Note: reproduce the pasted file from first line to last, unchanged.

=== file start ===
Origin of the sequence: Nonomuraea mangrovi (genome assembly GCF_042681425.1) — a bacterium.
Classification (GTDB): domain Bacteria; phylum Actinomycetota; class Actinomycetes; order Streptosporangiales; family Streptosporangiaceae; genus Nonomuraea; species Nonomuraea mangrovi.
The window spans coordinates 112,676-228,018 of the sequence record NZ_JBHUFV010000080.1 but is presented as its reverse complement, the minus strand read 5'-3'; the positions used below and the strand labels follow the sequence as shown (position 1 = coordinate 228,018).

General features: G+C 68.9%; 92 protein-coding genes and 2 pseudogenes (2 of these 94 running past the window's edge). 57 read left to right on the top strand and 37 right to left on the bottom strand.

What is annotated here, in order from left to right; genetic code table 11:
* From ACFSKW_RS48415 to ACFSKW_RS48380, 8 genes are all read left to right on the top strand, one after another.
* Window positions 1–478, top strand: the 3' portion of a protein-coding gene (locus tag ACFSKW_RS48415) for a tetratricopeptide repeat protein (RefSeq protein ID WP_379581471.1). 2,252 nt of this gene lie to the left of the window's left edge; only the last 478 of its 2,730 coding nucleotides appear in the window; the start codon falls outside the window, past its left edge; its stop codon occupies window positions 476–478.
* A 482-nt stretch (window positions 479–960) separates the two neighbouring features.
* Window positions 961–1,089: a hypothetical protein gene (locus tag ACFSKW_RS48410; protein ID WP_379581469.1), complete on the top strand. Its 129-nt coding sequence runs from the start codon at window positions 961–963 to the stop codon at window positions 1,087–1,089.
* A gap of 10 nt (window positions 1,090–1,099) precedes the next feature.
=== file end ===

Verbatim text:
Origin of the sequence: Nonomuraea mangrovi (genome assembly GCF_042681425.1) — a bacterium.
Classification (GTDB): domain Bacteria; phylum Actinomycetota; class Actinomycetes; order Streptosporangiales; family Streptosporangiaceae; genus Nonomuraea; species Nonomuraea mangrovi.
The window spans coordinates 112,676-228,018 of the sequence record NZ_JBHUFV010000080.1 but is presented as its reverse complement, the minus strand read 5'-3'; the positions used below and the strand labels follow the sequence as shown (position 1 = coordinate 228,018).

General features: G+C 68.9%; 92 protein-coding genes and 2 pseudogenes (2 of these 94 running past the window's edge). 57 read left to right on the top strand and 37 right to left on the bottom strand.

What is annotated here, in order from left to right; genetic code table 11:
* From ACFSKW_RS48415 to ACFSKW_RS48380, 8 genes are all read left to right on the top strand, one after another.
* Window positions 1–478, top strand: the 3' portion of a protein-coding gene (locus tag ACFSKW_RS48415) for a tetratricopeptide repeat protein (RefSeq protein ID WP_379581471.1). 2,252 nt of this gene lie to the left of the window's left edge; only the last 478 of its 2,730 coding nucleotides appear in the window; the start codon falls outside the window, past its left edge; its stop codon occupies window positions 476–478.
* A 482-nt stretch (window positions 479–960) separates the two neighbouring features.
* Window positions 961–1,089: a hypothetical protein gene (locus tag ACFSKW_RS48410; protein ID WP_379581469.1), complete on the top strand. Its 129-nt coding sequence runs from the start codon at window positions 961–963 to the stop codon at window positions 1,087–1,089.
* A gap of 10 nt (window positions 1,090–1,099) precedes the next feature.